More

How door-to-door political campaigning restored my faith in humanity.

"The truth is that the real work of politics, the stuff that wins elections, isn’t exciting."

How door-to-door political campaigning restored my faith in humanity.

I’ve seen a lot of elections, but I’ve never seen anything like 2016.

No matter where you fall on the political spectrum, chances are that your feelings about this race are strong.

Case in point: Protesters at a Donald Trump rally in San Diego getting in a massive fight in May. Photo by Mark Ralston/ AFP/ Getty.


With just 21 days left, I wanted to know what I could do to make sure my voice was heard. Of course, I would vote. But what else? Not everyone can donate money. And because social networks like Facebook are engineered to show you opinions they think you’ll agree with, posting isn’t always making a huge impact, either.

The race has been so negative at times, it’s hard to not feel cynical.

But because the choices feel so stark to me, I knew that couldn’t stop me. I kept asking myself this question: "How can I help?" So I decided to try volunteering for a candidate.

Volunteers have been the difference in winning and losing a lot of elections. Barack Obama would have lost Florida and North Carolina if it weren’t for his volunteers. People who cared enough to get involved turned the tide of the election, and I wanted to be one of those people.

That’s how I found myself going door to door in New Hampshire, talking to people I’d never met about politics and policies.

I want you to know that personally, I support Hillary Clinton, but that doesn’t matter much for this story. What I learned was that it’s important to get involved in the things you believe in, not to suggest who others should vote for.

Because Massachusetts is a blue state, I decided to drive to a nearby swing state where my time ringing doorbells would have the biggest impact.

Photo via iStock.

I arrived at Hillary’s campaign headquarters in Manchester, New Hampshire, on a Saturday. It’s a quiet New England city, the kind you see in postcards. The people are friendly, but the economic analysis shows this is an important election for the city. Wages have been stagnant for the last decade, and child care costs are among the highest in the nation. The decision about our next leader will strongly affect Manchester.

Walking in the door of the headquarters was hugely encouraging.

It was packed with millennial volunteers, which seemed like a stark contrast to the “millennials are apathetic” commentary I’ve been hearing on the news. After a rallying speech, we were given a quick orientation session, handed packets with addresses, and dispatched to go knock on doors.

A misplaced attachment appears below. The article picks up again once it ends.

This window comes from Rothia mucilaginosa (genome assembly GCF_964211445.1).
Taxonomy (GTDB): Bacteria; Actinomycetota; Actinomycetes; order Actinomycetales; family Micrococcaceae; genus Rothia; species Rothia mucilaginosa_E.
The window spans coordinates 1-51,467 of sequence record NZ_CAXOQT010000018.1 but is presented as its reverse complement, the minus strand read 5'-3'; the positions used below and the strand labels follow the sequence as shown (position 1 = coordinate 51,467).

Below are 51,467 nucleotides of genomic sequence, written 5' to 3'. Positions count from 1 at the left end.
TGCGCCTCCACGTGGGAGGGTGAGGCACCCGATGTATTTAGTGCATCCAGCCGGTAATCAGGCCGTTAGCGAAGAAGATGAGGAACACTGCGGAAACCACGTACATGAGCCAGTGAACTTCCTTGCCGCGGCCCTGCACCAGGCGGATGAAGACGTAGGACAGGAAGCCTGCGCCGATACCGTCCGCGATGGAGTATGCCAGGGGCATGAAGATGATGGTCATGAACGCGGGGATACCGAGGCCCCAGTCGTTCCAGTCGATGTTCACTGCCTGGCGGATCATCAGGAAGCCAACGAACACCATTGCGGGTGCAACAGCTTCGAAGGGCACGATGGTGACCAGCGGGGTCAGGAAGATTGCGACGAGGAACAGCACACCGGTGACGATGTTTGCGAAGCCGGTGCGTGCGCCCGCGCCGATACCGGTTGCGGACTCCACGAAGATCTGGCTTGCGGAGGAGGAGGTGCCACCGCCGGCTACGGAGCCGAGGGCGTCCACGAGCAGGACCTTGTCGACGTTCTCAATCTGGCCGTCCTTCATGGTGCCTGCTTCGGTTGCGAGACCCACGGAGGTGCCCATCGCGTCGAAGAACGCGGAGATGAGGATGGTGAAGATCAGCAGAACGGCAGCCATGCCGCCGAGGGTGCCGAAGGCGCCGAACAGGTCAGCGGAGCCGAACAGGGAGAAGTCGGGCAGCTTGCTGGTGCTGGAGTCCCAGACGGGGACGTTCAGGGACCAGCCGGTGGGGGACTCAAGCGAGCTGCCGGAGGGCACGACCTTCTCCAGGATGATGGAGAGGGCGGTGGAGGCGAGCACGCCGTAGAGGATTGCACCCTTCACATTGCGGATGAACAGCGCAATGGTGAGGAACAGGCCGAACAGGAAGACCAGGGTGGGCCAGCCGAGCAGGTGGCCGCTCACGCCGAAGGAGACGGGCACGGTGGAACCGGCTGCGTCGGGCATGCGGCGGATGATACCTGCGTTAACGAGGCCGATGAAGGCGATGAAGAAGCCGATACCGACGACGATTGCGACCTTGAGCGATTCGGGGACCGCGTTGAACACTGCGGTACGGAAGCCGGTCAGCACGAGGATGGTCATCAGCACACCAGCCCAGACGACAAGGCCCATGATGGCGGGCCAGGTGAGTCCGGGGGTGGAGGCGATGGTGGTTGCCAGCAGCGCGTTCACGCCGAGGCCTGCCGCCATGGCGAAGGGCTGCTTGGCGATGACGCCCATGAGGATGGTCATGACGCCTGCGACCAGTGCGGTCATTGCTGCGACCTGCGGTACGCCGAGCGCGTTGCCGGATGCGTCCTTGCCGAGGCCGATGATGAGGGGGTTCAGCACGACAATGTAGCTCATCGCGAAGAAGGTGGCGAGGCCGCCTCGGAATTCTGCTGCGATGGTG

I was paired up with Josh Query, a friendly ceramics major in his 20s.

World, meet Josh. Photo by me, used with permission.

Josh was an experienced canvasser, and he said he loves volunteering because he’s made so many friends. He says there’s a place for anyone to get involved in a campaign.

“Phone banking is one of the most valuable contributions if you don’t want to go face to face,” he told me as he led me down the street to our assigned neighborhood.

Canvassing is not the place for a hard sell. Lecturing people about who to vote for can feel both rude and ineffective.

I learned, instead, that the secret to all of this was in listening more than I talked. Canvassing neighborhoods showed me how much (or little) interest people have in politics. I was surprised that the majority of people I talked to didn’t have strong preferences, and they were shy in voicing them.

My husband, Frank, and our new BFF, Josh, after a nice conversation with a nice person. Photo by me, used with permission.

Quinn Rose, a Boston college student who was volunteering with us in New Hampshire that day, echoed my sentiments. “I was surprised by how nice everyone was, even when they disagreed with me. So it ended up being a really interesting and positive experience,” she said.

In the end, I was most surprised at the civility of people, even when we disagreed.

One house I canvassed had a gorgeous golden retriever that playfully barked at me as I knocked on the door. Over the fence, I could see a father playing in the backyard with his two blond daughters. It was one of those heartwarming moments where you could tell he loved being a dad.

“Sorry! I’m on the Trump train,” he told me. “Thanks though, and good luck with the election!”

“You, too!” I returned.

In the middle of a presidential cycle that increasingly feels like an apocalypse, it was an amazing moment. I probably don’t agree with that man on much, but ultimately, he just wants what’s best for his family.

It’s a good reminder that through all the acrimony of the election, there are real people on the other side.  

Of course, I had weird conversations, too. But despite all that, it was an immensely gratifying day.  As my husband and I were finishing up the last few streets of our second canvassing packet, we heard music in the distance. Like a reward for our hard work, an ice cream truck pulled up. Frank and I devoured ice cream, and then drove back to Boston.

Serendipitous ice cream! Photo by me, used with permission.

In a frustrating election like this, it felt really good to actually do something. I felt less helpless and more engaged in our actual democratic process. I felt like I had a say in what will happen to our country, even for just a day.

Query, my partner, agreed with me. “There are so many ways to help,” he said. “[People] can drive people if they have a car. They can open their homes for community events. 'I have work and school and you do, too, so let’s work together and do what we can to help out.'”

I know a lot of you might feel cynical about politics as this election drags on.

But the system wants you to be cynical because then you don’t get a voice, and the status quo continues.